These types of late-inning request for changes in the Development Agreement with the City to benefit the developer is not by accident. Indeed, it is not uncommon at all for developers in Davis to come back again and again to the City's entitlement-feeding trough as projects develop in town and developers seek additional advantages and profits on their project.

Long time residents are reminded of the promises made by the Cannery developer, New Home Company, when they stood in front of Council and loudly proclaimed their intentions to ensure local buyers have an opportunity to buy-in to the Cannery development thus allowing the then freed up local housing to go to new families in town.

Of course, all of the subsequent advertisements were directly targeted to Bay Area residents who constituted the bulk of subsequent buyers at the project. And even as the Council saw these out-of-town sales developing, they continued to grant more and more exceptions and amendments to the project' Development Agreement.

Is anyone else feeling a strange sense of deja vu here?


Certainly not coincidentally, Taormino is now attempting to get the Planning Commission to recommend approval of his new watered-down Davis buyer protection plan to the City Council only after he has already received all of the major entitlements to the project from the City.  Notice that the date on the proposal to be submitted to the Planning Commission is January 29, 2021. But the date of the press release by Taormino and his article in the Vanguard is almost two months later on March 27, 2021.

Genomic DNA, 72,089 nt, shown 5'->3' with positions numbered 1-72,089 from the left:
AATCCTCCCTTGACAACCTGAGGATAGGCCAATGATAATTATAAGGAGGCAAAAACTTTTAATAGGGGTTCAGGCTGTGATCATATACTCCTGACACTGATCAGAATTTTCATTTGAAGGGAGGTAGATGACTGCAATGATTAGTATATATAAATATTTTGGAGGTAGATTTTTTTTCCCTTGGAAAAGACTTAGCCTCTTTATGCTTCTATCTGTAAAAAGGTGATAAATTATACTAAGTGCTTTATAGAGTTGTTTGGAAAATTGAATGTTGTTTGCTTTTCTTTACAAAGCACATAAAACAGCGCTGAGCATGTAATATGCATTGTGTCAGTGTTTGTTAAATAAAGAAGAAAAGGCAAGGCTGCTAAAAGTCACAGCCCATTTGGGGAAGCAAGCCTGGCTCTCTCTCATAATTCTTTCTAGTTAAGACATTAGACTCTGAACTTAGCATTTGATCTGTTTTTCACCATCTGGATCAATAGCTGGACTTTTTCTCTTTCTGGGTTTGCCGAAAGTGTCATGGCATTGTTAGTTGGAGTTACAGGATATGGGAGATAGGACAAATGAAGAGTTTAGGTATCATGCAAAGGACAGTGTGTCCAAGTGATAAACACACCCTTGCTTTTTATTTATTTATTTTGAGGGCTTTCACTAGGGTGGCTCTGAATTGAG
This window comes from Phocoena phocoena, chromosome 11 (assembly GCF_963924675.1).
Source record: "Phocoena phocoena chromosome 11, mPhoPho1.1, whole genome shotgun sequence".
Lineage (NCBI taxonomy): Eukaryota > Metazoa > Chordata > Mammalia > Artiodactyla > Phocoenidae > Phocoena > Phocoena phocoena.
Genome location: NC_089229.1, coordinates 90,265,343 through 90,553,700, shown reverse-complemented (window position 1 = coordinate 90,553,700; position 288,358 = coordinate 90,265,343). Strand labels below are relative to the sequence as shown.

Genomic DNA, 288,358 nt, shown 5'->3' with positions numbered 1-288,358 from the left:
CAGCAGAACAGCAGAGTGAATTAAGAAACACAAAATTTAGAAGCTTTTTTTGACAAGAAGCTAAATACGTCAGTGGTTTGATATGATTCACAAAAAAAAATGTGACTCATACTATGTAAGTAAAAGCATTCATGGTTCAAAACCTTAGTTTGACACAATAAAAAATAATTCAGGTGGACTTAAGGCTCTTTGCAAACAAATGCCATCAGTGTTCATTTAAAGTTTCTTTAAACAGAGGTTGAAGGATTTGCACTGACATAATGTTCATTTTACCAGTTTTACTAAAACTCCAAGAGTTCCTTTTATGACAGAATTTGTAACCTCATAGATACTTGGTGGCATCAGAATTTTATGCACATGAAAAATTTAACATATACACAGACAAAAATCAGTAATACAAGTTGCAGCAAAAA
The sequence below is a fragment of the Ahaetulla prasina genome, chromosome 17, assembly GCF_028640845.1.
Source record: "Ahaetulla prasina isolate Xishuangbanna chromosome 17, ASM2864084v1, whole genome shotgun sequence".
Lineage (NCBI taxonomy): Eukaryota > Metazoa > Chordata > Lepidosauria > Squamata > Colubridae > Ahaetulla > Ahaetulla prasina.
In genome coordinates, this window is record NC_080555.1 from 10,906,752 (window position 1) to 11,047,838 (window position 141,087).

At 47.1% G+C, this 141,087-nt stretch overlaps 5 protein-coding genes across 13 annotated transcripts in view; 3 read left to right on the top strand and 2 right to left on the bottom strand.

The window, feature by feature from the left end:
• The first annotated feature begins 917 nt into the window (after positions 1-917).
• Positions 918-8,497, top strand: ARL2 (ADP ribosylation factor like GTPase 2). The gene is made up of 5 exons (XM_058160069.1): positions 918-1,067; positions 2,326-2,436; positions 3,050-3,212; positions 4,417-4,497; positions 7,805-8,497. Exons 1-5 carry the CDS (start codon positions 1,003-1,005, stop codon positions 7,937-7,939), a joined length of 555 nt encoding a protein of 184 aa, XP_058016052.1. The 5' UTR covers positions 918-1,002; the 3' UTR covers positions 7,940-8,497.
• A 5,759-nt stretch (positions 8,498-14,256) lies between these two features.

That means that Taormino and Davis City Staff had this proposal parked and hidden from public and Planning Commission review while they were busily otherwise seeking other project approvals before the Planning Commission on February 24 AND March 24, 2021. There is no reason why this proposal could not have similarly been presented to the Planning Commission and subjected to earlier public scrutiny during any of those other dates.

This timing is thus very suspicious and seemingly indicates that the developer and the City Planning Department held this information back from the public and the Planning Commission until other major entitlements for the project were first obtained – obviously denying a bargaining chip  to the Commission in their deliberations with the developer.

It is one thing for the developer to engage in such maneuvering tactics and behavior for his own advantage. But it is disconcerting to find Staff cooperating with this subterfuge and it certainly speaks to the perhaps too close level of cooperation that developers enjoy with our own  City Planning Department and senior Staff management.


Now Taormino claims that he already has hundreds of deposits from local seniors who scrambled to give him thousands of dollars each to reserve a spot in the new development. But these seniors really didn't reserve anything at all because the eventual selling price for the units is not specified anywhere in the deposit agreements. That's right!

All Taormino has to do is jack up the offered selling prices on the new homes sufficiently high enough to put homes well out of reach of the average local senior buyers. Then if they do not agree to his inflated prices, they must decline to purchase one of his new homes.  Taormino will, of course, give them back their deposit money (without interest) but it is easily worth it to the developer if he can then proceed to advertise and sell to any other buyers from anywhere at the highest price he can get.

There is a huge economic advantage to Taormino if he can sell far more units to rich Bay Area expatriates flush with cash from selling their multi-million dollar Bay Area bungalows.  And does anyone seriously think that the developer won't turn his back on local Davis seniors if he thinks the new homes can otherwise command an extra $100,000 each if sold to a more affluent Bay Area clientele compared to buyers in Davis.